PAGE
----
George White spent his childhood in slavery in Virginia and had firsthand experience of the behavior of plantation “mistresses,” the counterparts of slave-owning male “masters.” In a 1937 interview, White recalled that whenever his mistress “wanted a dress, she would sell a slave.” Drawing on accounts such as White’s, the historian Stephanie E. Jones-Rogers provides the first extensive study of the role of Southern white women in the plantation economy and slave-market system.
The field of women’s history has long been committed to making the invisible visible: taking topics and sources that were obscured, overlooked or hiding in plain sight and bringing them into sharp focus. Plantation mistresses’ exercise of mastery and their complicity in the system of slavery have been obscured, ironically, both by very old forms of proslavery propaganda and by modern feminist scholarship. Proslavery propaganda from the 19th century depicted white women as the “gentler” face of slaveholding — as benevolent souls whose acts of kindness softened the system and as domestic creatures content to submit to male authority. Some modern scholarship, emphasizing white women’s discontent within antebellum patriarchy, ascribes to them a “covert abolitionism,” or resentment at the violence perpetrated by slaveholding men; in such an interpretation, white women shared a measure of victimhood with enslaved women. Building on the scholarship of Duke historian Thavolia Glymph, who foregrounded white women’s violence in her 2008 book, “Out of the House of Bondage: The Transformation of the Plantation Household,” Jones-Rogers demonstrates in “They Were Her Property” that white women wielded immense power and authority as slaveholders in the Old South, and wielded them callously and cruelly.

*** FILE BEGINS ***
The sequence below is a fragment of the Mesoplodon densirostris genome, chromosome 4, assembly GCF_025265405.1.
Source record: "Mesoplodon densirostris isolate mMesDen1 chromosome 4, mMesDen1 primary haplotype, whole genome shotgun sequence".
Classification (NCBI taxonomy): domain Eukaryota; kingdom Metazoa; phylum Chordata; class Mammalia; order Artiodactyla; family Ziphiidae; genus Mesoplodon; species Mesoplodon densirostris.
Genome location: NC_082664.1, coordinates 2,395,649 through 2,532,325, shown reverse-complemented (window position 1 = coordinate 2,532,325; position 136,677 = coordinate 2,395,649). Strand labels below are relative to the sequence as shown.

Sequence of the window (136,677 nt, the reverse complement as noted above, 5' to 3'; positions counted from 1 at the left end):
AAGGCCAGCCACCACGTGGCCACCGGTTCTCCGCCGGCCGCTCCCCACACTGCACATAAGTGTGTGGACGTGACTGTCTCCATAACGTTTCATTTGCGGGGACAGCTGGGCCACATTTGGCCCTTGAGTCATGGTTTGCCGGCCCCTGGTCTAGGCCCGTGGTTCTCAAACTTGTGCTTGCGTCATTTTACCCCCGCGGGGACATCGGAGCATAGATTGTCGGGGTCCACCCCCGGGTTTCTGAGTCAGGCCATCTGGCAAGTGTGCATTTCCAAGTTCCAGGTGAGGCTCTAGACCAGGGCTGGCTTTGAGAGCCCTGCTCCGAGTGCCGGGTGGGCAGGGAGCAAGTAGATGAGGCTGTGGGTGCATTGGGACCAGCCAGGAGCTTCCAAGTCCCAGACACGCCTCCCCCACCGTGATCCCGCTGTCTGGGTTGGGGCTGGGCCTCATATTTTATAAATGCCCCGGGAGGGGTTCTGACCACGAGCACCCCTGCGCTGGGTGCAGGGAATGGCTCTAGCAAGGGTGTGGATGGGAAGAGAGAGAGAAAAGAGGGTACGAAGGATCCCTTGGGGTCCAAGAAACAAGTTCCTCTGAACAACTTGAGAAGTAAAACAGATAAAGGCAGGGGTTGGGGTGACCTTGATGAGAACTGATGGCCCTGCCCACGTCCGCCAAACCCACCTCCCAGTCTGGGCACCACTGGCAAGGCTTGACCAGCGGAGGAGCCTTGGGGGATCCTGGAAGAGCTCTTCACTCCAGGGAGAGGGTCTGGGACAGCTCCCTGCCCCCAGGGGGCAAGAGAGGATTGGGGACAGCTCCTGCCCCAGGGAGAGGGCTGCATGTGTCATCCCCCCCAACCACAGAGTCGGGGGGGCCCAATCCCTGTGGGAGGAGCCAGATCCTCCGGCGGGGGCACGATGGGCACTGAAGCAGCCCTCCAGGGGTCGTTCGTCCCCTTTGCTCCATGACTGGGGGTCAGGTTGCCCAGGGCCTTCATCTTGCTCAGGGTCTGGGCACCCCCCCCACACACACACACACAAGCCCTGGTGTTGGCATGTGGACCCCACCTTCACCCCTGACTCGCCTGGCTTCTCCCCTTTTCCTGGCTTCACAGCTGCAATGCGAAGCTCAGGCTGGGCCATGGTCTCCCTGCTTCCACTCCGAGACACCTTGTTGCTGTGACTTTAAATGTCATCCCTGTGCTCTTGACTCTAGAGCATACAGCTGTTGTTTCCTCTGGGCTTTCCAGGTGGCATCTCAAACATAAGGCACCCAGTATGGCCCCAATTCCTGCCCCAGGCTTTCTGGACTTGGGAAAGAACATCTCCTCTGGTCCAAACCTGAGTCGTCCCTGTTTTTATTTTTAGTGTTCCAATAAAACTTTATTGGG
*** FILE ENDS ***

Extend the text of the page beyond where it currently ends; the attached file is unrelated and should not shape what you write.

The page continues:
Slaveholding, Jones-Rogers emphasizes in her opening chapter, was learned behavior, and white girls were groomed for the role of plantation mistress. At a young age, they were gifted and bequeathed slaves and participated in slave management, including the meting out of brutal punishments. Jones-Rogers explains that the very term “mistress” did not connote womanly subordination in this cultural setting but instead referred to a slaveholding woman’s dominion as her husband’s counterpart. Enslaved persons, adults and children alike, were often required to call white females — even infants and toddlers — by the title “mistress.” And the prerogatives of the master class extended beyond the boundaries of any given household. Jones-Rogers notes that “young white southerners, by virtue of their skin color, were empowered by law and custom to exercise control over any enslaved person they crossed paths with, even those they did not own.”
Tracing the transition from childhood to adulthood, Jones-Rogers turns to married women’s roles and identities as slaveholders. At the heart of her book is the distinction between legal doctrines and everyday realities: While the doctrine of coverture stipulated that a woman lost her legal autonomy once she married, ceding her property to her husband, in practice women often refused to relinquish the power over slaves that they had cultivated since girlhood. Through legal tools such as marriage contracts (the equivalent of modern prenuptial agreements), deeds, wills and trust arrangements, mistresses moved to exert control over their own estates, seeking to ensure, for example, that their inheritances would not be seized to pay their husbands’ debts.